- Booster Gold
Showing posts 1 - 5 of 13 matching: april fools
Friday, March 31, 2023
I'm doing a little housecleaning over the weekend behind the scenes here at Boosterrific.com, so please be patient if anything goes awry.
UPDATE April 2: Everything is fixed now, so hopefully you'll never see those ancient cached pages with their early-Internet ASCII images ever again.
Wednesday, June 15, 2022
Today is a slow news day, so I'll take this opportunity to clean out my "images to post" folder and share this Special Director's Cutâ„¢ panel that didn't make the final edit in my annual April Fools Day post.
Booster Gold #2 (1986)
Yeah, that probably deserved to stay on the cutting room floor. Oh well. They can't all be winners, can they, CW?
Friday, April 1, 2022
Booster Gold tells us he's from the future, and we believe him because that's the kind of nice, trusting fans we are. But if he was really from the future, he should be able to prove it, right? He could accurately predict an earthquake or tell us who wins next year's World Series or, at the very least, give us a hint about what the popular toy will be far enough in advance of Christmas that we can get one before it sells out.
That said, maybe Booster *has* told us about the future, and we didn't understand. After all, sometimes you don't know what you're looking for until you've already passed it.
Here are five instances from DC Comics where, in retrospect, future-boy Booster Gold prophesized coming events:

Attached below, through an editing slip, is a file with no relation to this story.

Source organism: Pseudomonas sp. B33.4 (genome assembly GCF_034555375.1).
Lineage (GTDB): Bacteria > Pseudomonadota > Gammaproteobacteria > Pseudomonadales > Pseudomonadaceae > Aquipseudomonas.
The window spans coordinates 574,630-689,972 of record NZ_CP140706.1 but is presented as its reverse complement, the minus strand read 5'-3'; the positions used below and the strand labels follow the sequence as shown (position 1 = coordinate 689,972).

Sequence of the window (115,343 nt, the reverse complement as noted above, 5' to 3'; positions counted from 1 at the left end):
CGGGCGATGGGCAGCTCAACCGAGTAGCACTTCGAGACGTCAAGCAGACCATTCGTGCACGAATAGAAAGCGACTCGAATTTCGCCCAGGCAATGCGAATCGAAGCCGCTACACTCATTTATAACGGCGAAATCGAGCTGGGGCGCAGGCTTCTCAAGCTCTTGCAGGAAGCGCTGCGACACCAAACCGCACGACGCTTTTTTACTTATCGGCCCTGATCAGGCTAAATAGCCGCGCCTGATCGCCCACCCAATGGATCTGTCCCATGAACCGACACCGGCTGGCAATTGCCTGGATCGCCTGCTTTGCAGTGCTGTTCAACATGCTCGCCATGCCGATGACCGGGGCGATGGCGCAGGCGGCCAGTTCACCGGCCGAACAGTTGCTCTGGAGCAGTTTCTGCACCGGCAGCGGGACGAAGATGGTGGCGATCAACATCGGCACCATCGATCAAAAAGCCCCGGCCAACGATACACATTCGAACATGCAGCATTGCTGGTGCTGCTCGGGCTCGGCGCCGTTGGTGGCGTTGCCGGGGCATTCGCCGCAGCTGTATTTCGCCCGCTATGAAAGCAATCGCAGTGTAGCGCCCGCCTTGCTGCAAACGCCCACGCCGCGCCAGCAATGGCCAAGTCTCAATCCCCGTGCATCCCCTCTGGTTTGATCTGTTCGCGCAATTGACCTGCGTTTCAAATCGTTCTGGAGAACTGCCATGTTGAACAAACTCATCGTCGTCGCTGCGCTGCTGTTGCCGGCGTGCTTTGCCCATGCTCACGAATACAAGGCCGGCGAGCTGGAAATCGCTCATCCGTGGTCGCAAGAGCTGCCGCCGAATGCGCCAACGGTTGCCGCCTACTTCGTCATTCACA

1. The True Value of Toilet Paper
Justice League America #89 (1994)
It seems like a frivolous joke, but if COVID has taught us nothing else, it's that toilet paper is really the first thing to go.
2. Air Rage
Justice League International #9 (1988)
When I first read this as a kid, I assumed it was one of those adult references that went over my head. Now that I know better, it's funny because it's true.
3. Legends of Tomorrow
Justice League Spectacular #1 (1992)
What, you were thinking George Clooney? St. Elsewhere is *still* great television.
4. The Rise of Non-Fungible Tokens
Booster Gold #1 (1986)
Internet salesmen want you to think that NFTs are new, but they have definitely been around for a while.
5. Being a Real Man
Justice League #4 (1987)
In hindsight, this one seems weirdly specific.
The future is a very strange place indeed.
Thursday, April 1, 2021
The prolonged Internet outage earlier this week has me rethinking the way I do things here at Boosterrific.com